The theoretically feasible super attacks implicate the use of dirty bombs, biological and chemical weapons of mass destruction. In all these cases, the main threat is not the actual number of victims, but panic caused by the character of attacks.  When using such weapons in a big city many people will be feared to become victims of radiation exposure, infection or gas.  This will cause panic and medical facilities overload.  An example of the above is the gas attack in the Tokyo subway. In such cases, the consequences of terrorist attacks using this type of WMD is largely determined by the media, government information policy and the level of awareness of the real level of threat from the above types of WMD.

It should be emphasized that low threat assessment of the Super terrorism does not mean the absence of a non-standard risk of terrorist attacks.  The experience of the tragedy of September 11th showed that international terrorism does not have to use sophisticated and expensive technological solutions to make large-scale terrorist attacks with many victims.  However, too much attention to the threats, the real level of which is low, would be a mistake.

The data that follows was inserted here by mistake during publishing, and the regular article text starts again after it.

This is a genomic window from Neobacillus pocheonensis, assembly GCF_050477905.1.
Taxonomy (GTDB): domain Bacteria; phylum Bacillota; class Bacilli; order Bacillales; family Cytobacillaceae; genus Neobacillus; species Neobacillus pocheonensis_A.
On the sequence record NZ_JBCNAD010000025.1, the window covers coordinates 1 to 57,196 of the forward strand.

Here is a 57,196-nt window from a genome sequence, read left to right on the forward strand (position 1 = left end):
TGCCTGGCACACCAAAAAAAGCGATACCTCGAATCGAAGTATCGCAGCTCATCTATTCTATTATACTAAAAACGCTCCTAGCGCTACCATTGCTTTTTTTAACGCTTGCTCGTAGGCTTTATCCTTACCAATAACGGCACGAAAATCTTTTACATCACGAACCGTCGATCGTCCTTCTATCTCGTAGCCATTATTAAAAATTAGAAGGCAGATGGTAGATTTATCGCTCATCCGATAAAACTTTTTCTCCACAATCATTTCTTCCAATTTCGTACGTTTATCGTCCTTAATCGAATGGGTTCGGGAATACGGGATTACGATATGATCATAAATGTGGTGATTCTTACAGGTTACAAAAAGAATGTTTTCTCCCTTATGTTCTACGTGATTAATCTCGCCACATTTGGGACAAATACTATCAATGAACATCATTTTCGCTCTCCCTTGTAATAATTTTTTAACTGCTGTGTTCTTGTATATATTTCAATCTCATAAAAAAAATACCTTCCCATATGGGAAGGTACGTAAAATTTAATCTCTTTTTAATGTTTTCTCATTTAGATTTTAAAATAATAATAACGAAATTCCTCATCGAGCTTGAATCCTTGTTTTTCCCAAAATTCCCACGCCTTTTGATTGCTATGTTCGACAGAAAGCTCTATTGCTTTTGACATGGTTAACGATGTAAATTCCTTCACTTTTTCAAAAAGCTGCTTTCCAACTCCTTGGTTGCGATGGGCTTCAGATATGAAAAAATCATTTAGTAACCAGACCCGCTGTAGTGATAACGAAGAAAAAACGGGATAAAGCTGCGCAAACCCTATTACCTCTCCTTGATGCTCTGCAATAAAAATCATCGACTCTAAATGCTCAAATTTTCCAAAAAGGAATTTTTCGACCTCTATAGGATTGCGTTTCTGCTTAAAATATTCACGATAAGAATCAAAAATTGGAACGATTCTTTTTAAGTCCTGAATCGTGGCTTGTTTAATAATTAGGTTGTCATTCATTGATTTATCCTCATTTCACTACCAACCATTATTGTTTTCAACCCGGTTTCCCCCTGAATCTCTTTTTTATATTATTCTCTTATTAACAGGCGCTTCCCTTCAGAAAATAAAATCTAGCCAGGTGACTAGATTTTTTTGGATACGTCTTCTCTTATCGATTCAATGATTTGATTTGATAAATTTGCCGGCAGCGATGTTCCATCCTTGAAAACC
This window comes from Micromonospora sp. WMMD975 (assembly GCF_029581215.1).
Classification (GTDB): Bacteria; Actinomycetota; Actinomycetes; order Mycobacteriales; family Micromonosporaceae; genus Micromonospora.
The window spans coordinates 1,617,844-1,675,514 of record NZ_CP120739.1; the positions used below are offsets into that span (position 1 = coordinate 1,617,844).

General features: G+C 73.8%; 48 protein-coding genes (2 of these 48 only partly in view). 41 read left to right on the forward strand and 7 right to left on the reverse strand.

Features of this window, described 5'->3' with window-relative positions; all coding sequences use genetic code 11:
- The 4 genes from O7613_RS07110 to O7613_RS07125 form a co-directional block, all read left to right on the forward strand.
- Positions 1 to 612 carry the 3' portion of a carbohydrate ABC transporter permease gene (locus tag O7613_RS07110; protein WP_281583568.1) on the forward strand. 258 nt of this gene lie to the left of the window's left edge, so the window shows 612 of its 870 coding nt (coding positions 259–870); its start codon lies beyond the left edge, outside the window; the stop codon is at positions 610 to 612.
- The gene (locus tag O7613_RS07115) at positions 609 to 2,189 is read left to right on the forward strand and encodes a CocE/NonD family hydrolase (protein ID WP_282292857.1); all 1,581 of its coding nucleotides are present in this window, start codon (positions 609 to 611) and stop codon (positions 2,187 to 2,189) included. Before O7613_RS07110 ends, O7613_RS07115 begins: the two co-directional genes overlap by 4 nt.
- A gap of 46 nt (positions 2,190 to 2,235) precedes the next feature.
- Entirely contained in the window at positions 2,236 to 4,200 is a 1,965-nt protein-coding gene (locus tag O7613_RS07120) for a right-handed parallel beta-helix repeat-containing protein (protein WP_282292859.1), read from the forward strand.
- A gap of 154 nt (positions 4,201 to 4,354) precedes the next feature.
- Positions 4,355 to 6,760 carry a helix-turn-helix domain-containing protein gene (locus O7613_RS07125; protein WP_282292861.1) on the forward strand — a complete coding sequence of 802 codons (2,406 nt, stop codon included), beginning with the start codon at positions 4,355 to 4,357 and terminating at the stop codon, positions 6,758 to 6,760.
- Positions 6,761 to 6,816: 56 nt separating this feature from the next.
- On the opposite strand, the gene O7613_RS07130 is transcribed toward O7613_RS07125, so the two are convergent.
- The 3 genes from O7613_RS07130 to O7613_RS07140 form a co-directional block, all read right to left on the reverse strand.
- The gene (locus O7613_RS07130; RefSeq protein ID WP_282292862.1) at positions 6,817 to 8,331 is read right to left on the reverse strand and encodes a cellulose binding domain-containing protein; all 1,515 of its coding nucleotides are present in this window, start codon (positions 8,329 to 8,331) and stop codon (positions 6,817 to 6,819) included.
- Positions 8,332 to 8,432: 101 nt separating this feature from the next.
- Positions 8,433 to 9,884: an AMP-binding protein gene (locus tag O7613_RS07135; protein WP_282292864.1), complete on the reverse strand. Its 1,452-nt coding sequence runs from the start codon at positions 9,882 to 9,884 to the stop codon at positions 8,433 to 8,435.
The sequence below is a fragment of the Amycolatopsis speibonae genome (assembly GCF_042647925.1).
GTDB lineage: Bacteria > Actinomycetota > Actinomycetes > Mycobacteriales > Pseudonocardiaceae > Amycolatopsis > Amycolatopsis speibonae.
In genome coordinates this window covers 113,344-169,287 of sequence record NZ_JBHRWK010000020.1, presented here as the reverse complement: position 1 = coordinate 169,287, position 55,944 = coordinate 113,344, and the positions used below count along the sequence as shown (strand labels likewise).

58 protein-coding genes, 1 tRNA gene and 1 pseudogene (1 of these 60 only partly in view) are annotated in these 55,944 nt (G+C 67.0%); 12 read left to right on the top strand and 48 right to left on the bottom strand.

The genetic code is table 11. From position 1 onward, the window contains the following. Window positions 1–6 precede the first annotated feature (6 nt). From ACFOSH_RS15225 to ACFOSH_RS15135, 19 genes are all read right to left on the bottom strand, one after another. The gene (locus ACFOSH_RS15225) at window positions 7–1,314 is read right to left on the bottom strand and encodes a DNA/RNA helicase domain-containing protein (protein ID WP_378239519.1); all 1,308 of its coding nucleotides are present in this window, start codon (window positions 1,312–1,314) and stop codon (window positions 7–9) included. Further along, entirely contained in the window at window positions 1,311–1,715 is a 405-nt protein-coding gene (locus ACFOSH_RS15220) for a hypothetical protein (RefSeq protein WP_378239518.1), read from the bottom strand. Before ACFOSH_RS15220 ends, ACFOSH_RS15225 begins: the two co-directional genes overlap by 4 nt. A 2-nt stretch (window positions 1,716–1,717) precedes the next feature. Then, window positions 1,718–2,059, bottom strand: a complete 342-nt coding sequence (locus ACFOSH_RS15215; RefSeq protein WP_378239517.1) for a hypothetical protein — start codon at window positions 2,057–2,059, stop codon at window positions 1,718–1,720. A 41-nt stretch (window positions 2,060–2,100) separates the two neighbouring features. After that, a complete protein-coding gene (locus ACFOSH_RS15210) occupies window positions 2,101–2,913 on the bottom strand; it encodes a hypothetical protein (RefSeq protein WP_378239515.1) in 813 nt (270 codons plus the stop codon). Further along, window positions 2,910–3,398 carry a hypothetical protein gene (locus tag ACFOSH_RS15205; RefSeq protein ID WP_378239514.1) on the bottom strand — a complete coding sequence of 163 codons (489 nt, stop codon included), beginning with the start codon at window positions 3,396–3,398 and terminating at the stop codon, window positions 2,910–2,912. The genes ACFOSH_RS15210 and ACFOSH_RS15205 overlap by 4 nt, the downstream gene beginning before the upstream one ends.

According to the majority of foreign experts, in the next two or three years people are most likely to face the terrorist attacks with the use of conventional explosives.  However, in the coming ten-year period, the same forecast predicts the transition of terrorist to the use of WMD components.  The most likely targets of attacks are the infrastructures of attacked countries, instead of towns and cities.

Officially, America has in total 77,069 potential targets of terrorist attacks. As to the implementation of the terrorist attacks, they can generally be summarized in three main directions, different in identifying the priorities of attacks.